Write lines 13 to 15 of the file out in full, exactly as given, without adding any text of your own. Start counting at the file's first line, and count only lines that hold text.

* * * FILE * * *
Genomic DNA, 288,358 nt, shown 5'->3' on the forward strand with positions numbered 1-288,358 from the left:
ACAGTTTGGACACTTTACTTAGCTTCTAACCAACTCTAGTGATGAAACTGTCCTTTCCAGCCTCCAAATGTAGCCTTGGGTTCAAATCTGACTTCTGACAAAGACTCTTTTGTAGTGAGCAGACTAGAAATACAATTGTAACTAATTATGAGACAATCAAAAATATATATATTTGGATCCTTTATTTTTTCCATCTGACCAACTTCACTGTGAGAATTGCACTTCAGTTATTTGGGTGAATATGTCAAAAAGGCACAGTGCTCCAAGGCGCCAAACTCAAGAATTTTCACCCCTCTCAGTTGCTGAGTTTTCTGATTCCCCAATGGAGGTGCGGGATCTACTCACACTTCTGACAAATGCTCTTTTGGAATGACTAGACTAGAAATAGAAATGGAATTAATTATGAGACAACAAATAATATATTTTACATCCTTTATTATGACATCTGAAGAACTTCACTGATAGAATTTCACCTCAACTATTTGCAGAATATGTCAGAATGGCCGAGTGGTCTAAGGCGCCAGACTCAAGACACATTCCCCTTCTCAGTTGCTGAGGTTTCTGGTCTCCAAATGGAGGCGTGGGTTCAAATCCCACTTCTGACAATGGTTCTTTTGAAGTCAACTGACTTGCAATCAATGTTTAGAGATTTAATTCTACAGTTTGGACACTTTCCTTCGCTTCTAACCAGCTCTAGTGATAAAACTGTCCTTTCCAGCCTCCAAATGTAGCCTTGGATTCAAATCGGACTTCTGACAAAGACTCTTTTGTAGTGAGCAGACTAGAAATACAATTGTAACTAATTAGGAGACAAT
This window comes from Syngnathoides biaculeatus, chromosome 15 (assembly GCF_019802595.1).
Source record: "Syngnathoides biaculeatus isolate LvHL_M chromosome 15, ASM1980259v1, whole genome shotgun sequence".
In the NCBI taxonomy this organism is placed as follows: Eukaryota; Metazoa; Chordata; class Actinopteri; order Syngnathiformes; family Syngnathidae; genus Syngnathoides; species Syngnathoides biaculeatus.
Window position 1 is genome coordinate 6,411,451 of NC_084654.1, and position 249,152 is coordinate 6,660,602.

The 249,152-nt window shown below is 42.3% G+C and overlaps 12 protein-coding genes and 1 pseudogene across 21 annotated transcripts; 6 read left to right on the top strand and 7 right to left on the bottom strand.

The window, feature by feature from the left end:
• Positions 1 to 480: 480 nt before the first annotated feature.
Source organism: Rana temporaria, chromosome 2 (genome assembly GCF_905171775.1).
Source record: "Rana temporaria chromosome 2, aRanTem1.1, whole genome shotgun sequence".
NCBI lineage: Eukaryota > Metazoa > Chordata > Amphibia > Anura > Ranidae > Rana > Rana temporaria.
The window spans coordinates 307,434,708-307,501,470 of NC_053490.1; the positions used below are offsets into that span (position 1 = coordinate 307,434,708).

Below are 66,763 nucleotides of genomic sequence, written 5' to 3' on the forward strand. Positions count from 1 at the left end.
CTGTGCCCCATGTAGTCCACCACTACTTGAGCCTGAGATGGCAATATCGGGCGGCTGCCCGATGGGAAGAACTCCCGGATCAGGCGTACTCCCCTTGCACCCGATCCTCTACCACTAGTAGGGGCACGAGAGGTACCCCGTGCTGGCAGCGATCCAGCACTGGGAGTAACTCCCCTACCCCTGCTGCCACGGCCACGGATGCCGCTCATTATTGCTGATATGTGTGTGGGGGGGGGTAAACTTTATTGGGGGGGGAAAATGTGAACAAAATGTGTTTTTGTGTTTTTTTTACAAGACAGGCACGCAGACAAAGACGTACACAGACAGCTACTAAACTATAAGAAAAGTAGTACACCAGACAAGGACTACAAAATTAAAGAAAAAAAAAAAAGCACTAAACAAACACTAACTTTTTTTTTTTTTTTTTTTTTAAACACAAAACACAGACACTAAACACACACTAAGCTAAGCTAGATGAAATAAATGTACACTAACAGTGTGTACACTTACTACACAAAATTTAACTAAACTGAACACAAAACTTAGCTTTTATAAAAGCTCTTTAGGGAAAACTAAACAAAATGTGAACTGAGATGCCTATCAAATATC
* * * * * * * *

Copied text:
The window spans coordinates 307,434,708-307,501,470 of NC_053490.1; the positions used below are offsets into that span (position 1 = coordinate 307,434,708).

Below are 66,763 nucleotides of genomic sequence, written 5' to 3' on the forward strand. Positions count from 1 at the left end.
CTGTGCCCCATGTAGTCCACCACTACTTGAGCCTGAGATGGCAATATCGGGCGGCTGCCCGATGGGAAGAACTCCCGGATCAGGCGTACTCCCCTTGCACCCGATCCTCTACCACTAGTAGGGGCACGAGAGGTACCCCGTGCTGGCAGCGATCCAGCACTGGGAGTAACTCCCCTACCCCTGCTGCCACGGCCACGGATGCCGCTCATTATTGCTGATATGTGTGTGGGGGGGGGTAAACTTTATTGGGGGGGGAAAATGTGAACAAAATGTGTTTTTGTGTTTTTTTTACAAGACAGGCACGCAGACAAAGACGTACACAGACAGCTACTAAACTATAAGAAAAGTAGTACACCAGACAAGGACTACAAAATTAAAGAAAAAAAAAAAAGCACTAAACAAACACTAACTTTTTTTTTTTTTTTTTTTTTAAACACAAAACACAGACACTAAACACACACTAAGCTAAGCTAGATGAAATAAATGTACACTAACAGTGTGTACACTTACTACACAAAATTTAACTAAACTGAACACAAAACTTAGCTTTTATAAAAGCTCTTTAGGGAAAACTAAACAAAATGTGAACTGAGATGCCTATCAAATATC